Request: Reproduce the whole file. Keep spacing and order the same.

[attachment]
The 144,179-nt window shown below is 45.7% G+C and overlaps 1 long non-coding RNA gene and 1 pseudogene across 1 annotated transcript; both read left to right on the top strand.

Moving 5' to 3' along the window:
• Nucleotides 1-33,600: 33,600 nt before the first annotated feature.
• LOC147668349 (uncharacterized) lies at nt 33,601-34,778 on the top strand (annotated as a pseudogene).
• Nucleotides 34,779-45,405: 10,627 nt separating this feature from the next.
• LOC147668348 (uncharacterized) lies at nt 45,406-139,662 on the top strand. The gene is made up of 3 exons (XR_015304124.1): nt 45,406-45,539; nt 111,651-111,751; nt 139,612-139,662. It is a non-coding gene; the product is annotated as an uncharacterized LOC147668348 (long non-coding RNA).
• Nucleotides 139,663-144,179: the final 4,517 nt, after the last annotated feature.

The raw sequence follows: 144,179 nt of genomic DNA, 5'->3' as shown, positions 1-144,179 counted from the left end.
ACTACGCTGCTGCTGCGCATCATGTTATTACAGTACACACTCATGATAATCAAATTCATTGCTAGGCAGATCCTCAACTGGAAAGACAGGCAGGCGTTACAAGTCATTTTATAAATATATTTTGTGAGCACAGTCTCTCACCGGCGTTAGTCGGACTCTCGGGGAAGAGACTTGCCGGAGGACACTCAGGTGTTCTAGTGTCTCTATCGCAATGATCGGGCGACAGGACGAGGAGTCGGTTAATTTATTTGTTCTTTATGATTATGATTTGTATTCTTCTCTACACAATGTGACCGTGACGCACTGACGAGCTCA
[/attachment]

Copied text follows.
The 144,179-nt window shown below is 45.7% G+C and overlaps 1 long non-coding RNA gene and 1 pseudogene across 1 annotated transcript; both read left to right on the top strand.

Moving 5' to 3' along the window:
• Nucleotides 1-33,600: 33,600 nt before the first annotated feature.
• LOC147668349 (uncharacterized) lies at nt 33,601-34,778 on the top strand (annotated as a pseudogene).
• Nucleotides 34,779-45,405: 10,627 nt separating this feature from the next.
• LOC147668348 (uncharacterized) lies at nt 45,406-139,662 on the top strand. The gene is made up of 3 exons (XR_015304124.1): nt 45,406-45,539; nt 111,651-111,751; nt 139,612-139,662. It is a non-coding gene; the product is annotated as an uncharacterized LOC147668348 (long non-coding RNA).
• Nucleotides 139,663-144,179: the final 4,517 nt, after the last annotated feature.

The raw sequence follows: 144,179 nt of genomic DNA, 5'->3' as shown, positions 1-144,179 counted from the left end.
ACTACGCTGCTGCTGCGCATCATGTTATTACAGTACACACTCATGATAATCAAATTCATTGCTAGGCAGATCCTCAACTGGAAAGACAGGCAGGCGTTACAAGTCATTTTATAAATATATTTTGTGAGCACAGTCTCTCACCGGCGTTAGTCGGACTCTCGGGGAAGAGACTTGCCGGAGGACACTCAGGTGTTCTAGTGTCTCTATCGCAATGATCGGGCGACAGGACGAGGAGTCGGTTAATTTATTTGTTCTTTATGATTATGATTTGTATTCTTCTCTACACAATGTGACCGTGACGCACTGACGAGCTCA